You’ll be speaking at Design Indaba at the end of February. What are your plans for the event?
We’re developing a talk to better explain what the focus of our work is all about—I think many people think of us as lighting designers, however that was 10 year ago and we’ve moved on. We want to be part of a global discussion about the challenges facing the earth.
The focus of the talk is going to be about how we can tune people toward the same wavelength in order to come to a consensus and make decisions and move forward—and that can be done through experiences.
I’d like to work with a local musician and composer on an experiment with the audience to try and bring everyone on the same wavelength and see how they transform. I’d like to see how they look at each other, how they feel, and see if they enter a different state of mind. I think we should try and become more attuned to others in our lives—in the way we build cities, and even in the way we speak to each other.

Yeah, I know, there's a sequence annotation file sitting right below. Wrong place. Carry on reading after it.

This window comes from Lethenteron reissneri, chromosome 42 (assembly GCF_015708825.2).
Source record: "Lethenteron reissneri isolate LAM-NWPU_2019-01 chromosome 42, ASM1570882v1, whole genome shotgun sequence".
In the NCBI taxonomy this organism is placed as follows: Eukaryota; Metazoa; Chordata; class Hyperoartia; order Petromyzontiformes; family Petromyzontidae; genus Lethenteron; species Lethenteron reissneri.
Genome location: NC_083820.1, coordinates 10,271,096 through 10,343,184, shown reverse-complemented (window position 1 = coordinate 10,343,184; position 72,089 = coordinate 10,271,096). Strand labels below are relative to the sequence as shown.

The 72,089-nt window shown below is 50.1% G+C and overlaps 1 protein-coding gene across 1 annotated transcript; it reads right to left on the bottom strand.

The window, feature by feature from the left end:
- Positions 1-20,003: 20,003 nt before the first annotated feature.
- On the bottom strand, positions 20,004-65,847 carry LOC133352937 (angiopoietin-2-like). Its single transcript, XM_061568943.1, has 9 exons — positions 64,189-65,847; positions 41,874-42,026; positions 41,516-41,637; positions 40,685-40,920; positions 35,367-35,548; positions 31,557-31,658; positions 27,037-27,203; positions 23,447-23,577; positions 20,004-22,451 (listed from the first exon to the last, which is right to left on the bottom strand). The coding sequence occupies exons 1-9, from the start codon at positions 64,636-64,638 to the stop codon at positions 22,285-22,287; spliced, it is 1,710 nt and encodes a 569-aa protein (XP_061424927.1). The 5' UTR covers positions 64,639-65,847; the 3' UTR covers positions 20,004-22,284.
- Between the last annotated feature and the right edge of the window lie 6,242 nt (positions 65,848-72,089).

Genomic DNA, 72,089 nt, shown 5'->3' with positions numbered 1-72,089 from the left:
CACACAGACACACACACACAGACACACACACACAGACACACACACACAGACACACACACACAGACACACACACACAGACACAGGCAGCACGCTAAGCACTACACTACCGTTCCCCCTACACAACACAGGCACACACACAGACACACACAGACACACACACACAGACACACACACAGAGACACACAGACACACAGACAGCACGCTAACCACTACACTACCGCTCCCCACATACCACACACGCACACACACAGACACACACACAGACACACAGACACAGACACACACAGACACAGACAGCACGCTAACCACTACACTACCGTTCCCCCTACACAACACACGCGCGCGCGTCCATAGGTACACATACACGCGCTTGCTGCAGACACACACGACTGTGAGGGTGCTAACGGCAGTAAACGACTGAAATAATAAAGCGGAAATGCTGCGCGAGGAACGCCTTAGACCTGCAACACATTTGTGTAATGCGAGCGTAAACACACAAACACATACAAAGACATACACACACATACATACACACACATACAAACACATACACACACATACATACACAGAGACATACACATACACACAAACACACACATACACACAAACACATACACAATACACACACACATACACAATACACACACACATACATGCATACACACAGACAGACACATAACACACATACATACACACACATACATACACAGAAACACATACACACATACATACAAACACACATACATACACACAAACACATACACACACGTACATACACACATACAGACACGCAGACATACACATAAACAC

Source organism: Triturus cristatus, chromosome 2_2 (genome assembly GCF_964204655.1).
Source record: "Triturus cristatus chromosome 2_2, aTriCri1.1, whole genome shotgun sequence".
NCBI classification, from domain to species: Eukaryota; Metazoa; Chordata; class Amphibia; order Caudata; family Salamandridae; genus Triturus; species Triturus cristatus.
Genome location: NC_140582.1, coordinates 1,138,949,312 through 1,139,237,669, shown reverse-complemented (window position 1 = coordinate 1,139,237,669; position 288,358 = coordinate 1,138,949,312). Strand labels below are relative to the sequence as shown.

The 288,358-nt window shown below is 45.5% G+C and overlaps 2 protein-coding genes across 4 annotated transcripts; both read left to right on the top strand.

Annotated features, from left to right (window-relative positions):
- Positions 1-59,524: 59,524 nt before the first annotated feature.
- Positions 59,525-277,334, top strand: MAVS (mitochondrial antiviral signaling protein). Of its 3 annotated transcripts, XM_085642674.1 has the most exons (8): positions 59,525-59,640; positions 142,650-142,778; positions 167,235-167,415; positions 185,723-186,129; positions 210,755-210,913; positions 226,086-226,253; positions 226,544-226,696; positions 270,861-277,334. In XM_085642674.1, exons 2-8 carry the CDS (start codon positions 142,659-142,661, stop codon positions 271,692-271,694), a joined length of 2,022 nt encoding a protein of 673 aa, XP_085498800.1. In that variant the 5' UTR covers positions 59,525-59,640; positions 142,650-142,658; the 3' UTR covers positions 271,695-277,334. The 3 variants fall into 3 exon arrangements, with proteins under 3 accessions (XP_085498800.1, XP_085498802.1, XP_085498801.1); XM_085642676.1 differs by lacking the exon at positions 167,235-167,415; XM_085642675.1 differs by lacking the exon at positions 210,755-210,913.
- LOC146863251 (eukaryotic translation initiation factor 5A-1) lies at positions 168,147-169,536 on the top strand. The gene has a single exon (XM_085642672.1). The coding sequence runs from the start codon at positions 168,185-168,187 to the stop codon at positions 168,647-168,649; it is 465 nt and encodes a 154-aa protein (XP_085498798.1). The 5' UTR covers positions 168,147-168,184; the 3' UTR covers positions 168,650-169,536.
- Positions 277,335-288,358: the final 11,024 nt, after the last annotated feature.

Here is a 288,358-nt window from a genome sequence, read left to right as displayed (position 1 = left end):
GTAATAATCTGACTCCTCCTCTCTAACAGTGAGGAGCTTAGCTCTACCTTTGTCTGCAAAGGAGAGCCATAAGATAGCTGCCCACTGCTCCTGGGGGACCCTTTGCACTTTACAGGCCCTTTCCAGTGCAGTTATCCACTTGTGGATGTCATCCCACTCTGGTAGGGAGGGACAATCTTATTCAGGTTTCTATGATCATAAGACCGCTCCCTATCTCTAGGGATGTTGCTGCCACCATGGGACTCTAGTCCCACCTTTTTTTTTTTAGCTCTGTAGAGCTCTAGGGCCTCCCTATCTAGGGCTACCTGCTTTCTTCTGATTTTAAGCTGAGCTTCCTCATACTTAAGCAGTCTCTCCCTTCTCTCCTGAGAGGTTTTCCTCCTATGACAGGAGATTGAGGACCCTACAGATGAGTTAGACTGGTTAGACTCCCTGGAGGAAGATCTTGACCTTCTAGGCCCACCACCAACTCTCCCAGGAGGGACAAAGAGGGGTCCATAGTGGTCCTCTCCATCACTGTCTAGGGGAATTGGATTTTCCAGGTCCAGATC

Any other plans for the coming year?
We are working on Coded Coincidence, and we made a different version of Ego that will be exhibited at Pace Gallery in March during the Armory Show. We also have lots of talks and conferences this year—we’re seeing that our field is getting wider and more interesting because we’re searching for discussion. And we’re working on bringing a big solo exhibition of our work to the United States. I can’t confirm where or when, but that is one of our big plans.